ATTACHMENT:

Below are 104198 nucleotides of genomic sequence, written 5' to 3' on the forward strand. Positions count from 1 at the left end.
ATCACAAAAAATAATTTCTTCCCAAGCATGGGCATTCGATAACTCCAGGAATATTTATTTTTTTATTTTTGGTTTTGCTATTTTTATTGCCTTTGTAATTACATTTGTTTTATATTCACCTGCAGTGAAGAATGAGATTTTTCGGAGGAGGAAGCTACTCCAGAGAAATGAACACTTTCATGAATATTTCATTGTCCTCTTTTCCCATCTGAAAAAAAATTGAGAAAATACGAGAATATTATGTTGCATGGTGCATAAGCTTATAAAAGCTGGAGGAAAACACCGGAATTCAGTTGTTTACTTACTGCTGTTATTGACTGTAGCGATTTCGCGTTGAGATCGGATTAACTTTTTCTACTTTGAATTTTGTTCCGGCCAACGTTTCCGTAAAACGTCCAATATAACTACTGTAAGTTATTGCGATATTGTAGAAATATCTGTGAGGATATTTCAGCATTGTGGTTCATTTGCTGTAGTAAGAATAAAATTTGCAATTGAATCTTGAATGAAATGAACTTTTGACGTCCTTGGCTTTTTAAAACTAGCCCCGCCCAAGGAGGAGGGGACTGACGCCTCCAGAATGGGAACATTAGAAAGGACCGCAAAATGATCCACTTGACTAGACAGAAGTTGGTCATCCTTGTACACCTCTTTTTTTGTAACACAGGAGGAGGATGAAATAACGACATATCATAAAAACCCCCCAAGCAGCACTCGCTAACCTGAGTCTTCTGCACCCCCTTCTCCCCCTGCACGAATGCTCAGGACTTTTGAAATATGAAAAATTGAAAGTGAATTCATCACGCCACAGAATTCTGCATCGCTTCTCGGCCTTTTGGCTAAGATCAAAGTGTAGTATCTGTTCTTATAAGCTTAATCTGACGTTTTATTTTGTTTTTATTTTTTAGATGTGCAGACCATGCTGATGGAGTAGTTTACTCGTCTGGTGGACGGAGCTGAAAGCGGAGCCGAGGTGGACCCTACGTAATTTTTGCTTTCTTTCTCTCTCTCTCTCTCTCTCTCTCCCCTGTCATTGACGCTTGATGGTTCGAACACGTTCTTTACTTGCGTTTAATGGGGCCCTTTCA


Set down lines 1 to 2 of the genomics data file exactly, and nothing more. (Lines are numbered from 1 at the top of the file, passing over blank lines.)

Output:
Below are 104198 nucleotides of genomic sequence, written 5' to 3' on the forward strand. Positions count from 1 at the left end.
ATCACAAAAAATAATTTCTTCCCAAGCATGGGCATTCGATAACTCCAGGAATATTTATTTTTTTATTTTTGGTTTTGCTATTTTTATTGCCTTTGTAATTACATTTGTTTTATATTCACCTGCAGTGAAGAATGAGATTTTTCGGAGGAGGAAGCTACTCCAGAGAAATGAACACTTTCATGAATATTTCATTGTCCTCTTTTCCCATCTGAAAAAAAATTGAGAAAATACGAGAATATTATGTTGCATGGTGCATAAGCTTATAAAAGCTGGAGGAAAACACCGGAATTCAGTTGTTTACTTACTGCTGTTATTGACTGTAGCGATTTCGCGTTGAGATCGGATTAACTTTTTCTACTTTGAATTTTGTTCCGGCCAACGTTTCCGTAAAACGTCCAATATAACTACTGTAAGTTATTGCGATATTGTAGAAATATCTGTGAGGATATTTCAGCATTGTGGTTCATTTGCTGTAGTAAGAATAAAATTTGCAATTGAATCTTGAATGAAATGAACTTTTGACGTCCTTGGCTTTTTAAAACTAGCCCCGCCCAAGGAGGAGGGGACTGACGCCTCCAGAATGGGAACATTAGAAAGGACCGCAAAATGATCCACTTGACTAGACAGAAGTTGGTCATCCTTGTACACCTCTTTTTTTGTAACACAGGAGGAGGATGAAATAACGACATATCATAAAAACCCCCCAAGCAGCACTCGCTAACCTGAGTCTTCTGCACCCCCTTCTCCCCCTGCACGAATGCTCAGGACTTTTGAAATATGAAAAATTGAAAGTGAATTCATCACGCCACAGAATTCTGCATCGCTTCTCGGCCTTTTGGCTAAGATCAAAGTGTAGTATCTGTTCTTATAAGCTTAATCTGACGTTTTATTTTGTTTTTATTTTTTAGATGTGCAGACCATGCTGATGGAGTAGTTTACTCGTCTGGTGGACGGAGCTGAAAGCGGAGCCGAGGTGGACCCTACGTAATTTTTGCTTTCTTTCTCTCTCTCTCTCTCTCTCTCTCCCCTGTCATTGACGCTTGATGGTTCGAACACGTTCTTTACTTGCGTTTAATGGGGCCCTTTCA